A year to hold heads high

In one of the most significant developments for social work in
the past 30 years, in 2005 social work will finally become a
profession. A new law to protect the title of social worker comes
into force in just a few weeks.

By the end of 2004, the General Social Care Council had received
65,000 applications to register. Although it will take some time
for every applicant to become a registered social worker, each
application restates the dedication to excellence by each
individual social worker.

With registration, service users can be sure that their social
worker is properly qualified, committed to high standards and
accountable for the care they deliver. Social workers will be
recognised for the professional skills and values they already
have. They will join their peers from other professions in having
their title enshrined in law and their reputation will be

Much is also happening in education and training, which is key
to career development. Details of the new framework for
post-qualifying awards will be published in the spring. Over the
year, the first registered social workers who applied when the
register opened in April 2003 will be looking to complete their 90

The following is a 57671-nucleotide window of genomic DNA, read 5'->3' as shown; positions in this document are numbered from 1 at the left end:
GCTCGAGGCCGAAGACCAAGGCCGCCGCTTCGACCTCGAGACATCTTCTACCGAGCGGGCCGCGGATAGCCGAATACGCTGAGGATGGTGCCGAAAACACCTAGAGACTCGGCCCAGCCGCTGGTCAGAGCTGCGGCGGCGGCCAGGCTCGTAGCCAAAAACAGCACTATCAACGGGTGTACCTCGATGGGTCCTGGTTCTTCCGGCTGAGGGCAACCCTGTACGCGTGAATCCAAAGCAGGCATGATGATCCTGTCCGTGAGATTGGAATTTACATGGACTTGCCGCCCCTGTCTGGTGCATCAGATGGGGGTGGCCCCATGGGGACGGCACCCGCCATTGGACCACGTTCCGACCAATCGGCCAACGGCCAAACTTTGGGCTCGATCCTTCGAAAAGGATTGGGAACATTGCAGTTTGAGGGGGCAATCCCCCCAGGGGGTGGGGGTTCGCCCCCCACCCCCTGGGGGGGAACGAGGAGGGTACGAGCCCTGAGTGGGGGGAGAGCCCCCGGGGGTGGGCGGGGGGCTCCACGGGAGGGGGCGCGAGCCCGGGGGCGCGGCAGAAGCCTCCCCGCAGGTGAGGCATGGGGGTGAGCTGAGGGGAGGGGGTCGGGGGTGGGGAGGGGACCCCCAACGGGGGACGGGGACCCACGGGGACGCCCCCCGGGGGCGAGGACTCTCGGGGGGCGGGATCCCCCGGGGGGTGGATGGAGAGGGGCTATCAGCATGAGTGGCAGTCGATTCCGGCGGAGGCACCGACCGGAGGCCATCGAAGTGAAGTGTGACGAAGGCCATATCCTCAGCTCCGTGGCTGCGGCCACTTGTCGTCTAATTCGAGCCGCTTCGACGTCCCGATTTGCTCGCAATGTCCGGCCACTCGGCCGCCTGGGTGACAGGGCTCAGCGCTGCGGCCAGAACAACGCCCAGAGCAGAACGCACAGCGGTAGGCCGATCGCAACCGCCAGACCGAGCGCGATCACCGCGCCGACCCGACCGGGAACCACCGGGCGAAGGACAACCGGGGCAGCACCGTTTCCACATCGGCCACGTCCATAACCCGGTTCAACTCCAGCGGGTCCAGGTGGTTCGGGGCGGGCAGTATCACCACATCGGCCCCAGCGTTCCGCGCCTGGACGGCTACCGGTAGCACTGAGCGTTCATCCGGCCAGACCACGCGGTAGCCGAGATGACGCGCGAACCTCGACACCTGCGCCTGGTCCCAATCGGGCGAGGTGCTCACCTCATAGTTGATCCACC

hours of ongoing professional learning and training before they
need to re-register next year.

As the new structures in children’s services bed down, some will
fear that new roles may erode the traditional position of social
workers. But it will also offer new opportunities, as the training
and values of social work put social work professionals in an ideal
position to lead and work with colleagues from other sectors in
multi-disciplinary teams. Who better to straddle the sector
boundaries and navigate the complex needs of people and their
families than the social worker?

Protecting the professionalism of social work will be key to the
future careers of all social workers. Let’s make 2005 a year of
which we can be proud.

Rodney Brooke, chair of the General Social Care

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